of polarized light through a
tilt is one of the major problems facing designers of laser disk systems.
This example shows the case of a high-NA, bi-aspheric lens focusing the
collimated beam of a diode laser through a tilted disk substrate. The
coma caused by the 1 degree tilt in this example turns out to be so large
as to be unacceptable in practice.
In the above system the incident beam, a truncated Gaussian, is linearly polarized along the X-axis. The 0.55 NA lens is corrected for the thickness of the glass plate, but the 1 degree tilt of the plate causes comatic aberrations on the focused spot. The pictures below show the computed patterns of intensity and phase at the exit pupil of the lens, and the intensity distribution at the focal plane. The three pictures in each row correspond to the three components of polarization of the beam.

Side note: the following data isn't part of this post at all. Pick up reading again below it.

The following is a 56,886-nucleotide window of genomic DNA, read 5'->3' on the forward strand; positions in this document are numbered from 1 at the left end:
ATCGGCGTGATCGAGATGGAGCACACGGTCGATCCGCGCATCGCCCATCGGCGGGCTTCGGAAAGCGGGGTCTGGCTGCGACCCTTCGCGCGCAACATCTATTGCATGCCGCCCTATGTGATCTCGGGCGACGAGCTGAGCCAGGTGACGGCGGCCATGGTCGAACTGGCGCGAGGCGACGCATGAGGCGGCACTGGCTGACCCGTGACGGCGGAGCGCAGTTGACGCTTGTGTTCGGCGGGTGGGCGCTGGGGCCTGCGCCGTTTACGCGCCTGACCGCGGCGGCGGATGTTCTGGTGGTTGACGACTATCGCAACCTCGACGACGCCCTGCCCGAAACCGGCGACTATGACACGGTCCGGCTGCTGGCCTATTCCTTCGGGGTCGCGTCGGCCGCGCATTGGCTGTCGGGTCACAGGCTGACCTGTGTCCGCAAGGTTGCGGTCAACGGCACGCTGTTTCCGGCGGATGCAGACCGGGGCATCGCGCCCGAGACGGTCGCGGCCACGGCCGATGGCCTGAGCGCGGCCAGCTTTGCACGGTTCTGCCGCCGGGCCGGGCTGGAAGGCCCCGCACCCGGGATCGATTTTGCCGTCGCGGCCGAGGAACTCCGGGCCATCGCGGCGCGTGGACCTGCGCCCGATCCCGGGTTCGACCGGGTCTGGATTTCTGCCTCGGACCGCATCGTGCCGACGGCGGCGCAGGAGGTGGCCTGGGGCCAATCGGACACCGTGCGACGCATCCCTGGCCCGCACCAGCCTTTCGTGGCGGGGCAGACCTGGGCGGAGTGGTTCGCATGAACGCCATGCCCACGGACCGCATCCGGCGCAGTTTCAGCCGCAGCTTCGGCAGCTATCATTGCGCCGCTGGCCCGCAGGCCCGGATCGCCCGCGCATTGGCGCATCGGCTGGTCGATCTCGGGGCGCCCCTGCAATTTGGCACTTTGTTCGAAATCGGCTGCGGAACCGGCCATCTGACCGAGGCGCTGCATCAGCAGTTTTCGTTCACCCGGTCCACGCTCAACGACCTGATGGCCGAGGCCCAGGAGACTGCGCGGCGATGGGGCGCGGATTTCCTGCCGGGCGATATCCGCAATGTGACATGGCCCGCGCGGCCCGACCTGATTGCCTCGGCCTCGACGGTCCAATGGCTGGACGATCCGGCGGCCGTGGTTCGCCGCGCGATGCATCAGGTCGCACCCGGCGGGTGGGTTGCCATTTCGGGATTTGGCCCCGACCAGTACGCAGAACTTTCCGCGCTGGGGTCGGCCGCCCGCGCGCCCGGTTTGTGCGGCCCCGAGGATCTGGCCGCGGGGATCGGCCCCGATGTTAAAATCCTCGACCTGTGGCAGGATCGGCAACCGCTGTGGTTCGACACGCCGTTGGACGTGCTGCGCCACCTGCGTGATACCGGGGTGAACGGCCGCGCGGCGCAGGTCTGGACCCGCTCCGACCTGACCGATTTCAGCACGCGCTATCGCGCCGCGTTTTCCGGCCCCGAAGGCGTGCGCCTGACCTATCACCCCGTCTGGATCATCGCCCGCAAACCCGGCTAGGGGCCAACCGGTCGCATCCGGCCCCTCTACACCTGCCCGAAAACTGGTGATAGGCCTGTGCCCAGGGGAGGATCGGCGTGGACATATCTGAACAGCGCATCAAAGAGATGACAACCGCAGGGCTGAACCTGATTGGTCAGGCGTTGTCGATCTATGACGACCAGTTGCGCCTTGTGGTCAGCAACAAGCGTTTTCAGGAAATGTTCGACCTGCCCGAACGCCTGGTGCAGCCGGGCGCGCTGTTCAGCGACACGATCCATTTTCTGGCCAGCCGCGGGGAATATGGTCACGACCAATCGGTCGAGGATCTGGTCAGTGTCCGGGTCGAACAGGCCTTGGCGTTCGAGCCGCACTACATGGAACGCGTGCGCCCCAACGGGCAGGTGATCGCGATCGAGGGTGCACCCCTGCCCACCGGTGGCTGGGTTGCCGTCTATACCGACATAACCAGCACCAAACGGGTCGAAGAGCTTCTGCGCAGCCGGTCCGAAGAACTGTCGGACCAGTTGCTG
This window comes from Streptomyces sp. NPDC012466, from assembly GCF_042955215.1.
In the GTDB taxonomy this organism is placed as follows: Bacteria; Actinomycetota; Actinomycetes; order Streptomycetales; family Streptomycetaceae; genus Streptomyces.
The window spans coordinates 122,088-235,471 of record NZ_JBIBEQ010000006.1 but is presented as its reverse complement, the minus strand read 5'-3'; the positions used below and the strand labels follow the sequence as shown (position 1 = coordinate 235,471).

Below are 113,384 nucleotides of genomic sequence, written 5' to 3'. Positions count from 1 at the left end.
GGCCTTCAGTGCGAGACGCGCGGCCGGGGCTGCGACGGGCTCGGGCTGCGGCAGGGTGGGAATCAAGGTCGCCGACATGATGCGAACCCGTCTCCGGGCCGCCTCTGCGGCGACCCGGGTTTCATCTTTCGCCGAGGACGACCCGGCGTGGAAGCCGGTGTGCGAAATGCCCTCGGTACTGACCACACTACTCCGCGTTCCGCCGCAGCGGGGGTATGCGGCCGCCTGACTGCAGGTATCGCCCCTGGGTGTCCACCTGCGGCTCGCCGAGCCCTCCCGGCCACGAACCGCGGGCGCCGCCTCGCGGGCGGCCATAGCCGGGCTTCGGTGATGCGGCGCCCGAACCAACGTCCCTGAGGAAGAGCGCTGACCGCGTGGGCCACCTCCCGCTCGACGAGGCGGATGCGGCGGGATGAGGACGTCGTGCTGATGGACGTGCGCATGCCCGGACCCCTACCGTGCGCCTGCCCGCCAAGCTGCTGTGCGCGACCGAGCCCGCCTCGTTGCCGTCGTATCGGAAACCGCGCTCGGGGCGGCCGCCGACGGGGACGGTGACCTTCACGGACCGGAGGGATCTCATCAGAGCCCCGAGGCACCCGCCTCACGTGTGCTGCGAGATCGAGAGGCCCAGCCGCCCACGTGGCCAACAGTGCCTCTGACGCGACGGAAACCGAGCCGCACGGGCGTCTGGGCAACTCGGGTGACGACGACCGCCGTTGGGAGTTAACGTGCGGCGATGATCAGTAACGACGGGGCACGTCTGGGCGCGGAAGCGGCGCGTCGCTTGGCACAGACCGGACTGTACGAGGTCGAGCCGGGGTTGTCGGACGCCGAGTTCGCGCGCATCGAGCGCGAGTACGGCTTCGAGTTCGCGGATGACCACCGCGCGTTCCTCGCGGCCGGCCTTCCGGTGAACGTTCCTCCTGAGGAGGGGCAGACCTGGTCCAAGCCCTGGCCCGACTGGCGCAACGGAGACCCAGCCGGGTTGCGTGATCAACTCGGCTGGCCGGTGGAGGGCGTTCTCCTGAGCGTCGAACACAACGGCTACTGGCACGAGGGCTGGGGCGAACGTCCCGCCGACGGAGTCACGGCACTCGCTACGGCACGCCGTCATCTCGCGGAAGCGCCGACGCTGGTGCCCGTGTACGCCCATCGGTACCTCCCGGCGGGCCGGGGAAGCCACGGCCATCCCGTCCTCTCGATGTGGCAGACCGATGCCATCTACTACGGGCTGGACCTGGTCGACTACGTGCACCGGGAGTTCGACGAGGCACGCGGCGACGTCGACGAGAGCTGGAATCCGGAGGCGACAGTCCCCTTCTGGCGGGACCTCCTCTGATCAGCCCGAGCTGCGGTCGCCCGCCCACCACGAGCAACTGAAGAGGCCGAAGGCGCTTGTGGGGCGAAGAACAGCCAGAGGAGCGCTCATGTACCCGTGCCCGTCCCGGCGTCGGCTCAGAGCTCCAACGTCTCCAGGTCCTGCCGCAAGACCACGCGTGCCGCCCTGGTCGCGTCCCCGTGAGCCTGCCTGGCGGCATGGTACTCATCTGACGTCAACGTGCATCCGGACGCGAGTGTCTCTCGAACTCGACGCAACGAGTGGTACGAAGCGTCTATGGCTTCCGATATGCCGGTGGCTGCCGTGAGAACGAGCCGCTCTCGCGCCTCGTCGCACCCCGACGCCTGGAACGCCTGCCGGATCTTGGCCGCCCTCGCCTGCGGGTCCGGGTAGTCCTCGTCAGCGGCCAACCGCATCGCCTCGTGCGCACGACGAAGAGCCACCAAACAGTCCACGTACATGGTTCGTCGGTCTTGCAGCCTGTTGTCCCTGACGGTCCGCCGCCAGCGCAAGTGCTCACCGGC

Distributions of intensity (top row) and phase (bottom row) at the exit pupil of the lens. From left to right: X-, Y-, and Z- components of polarization.
Distributions of intensity (top row) and log intensity (bottom row) at the focal plane of the lens. From left to right: X-, Y-, and Z- components of polarization.
Using the Ray_Trace option of DIFFRACT, you can simulate complex systems of lenses, mirrors and apertures. Study the effects of tip, tilt, and decenter of the various elements on the amplitude, phase, and polarization state of the beam as it propagates through your optical system.
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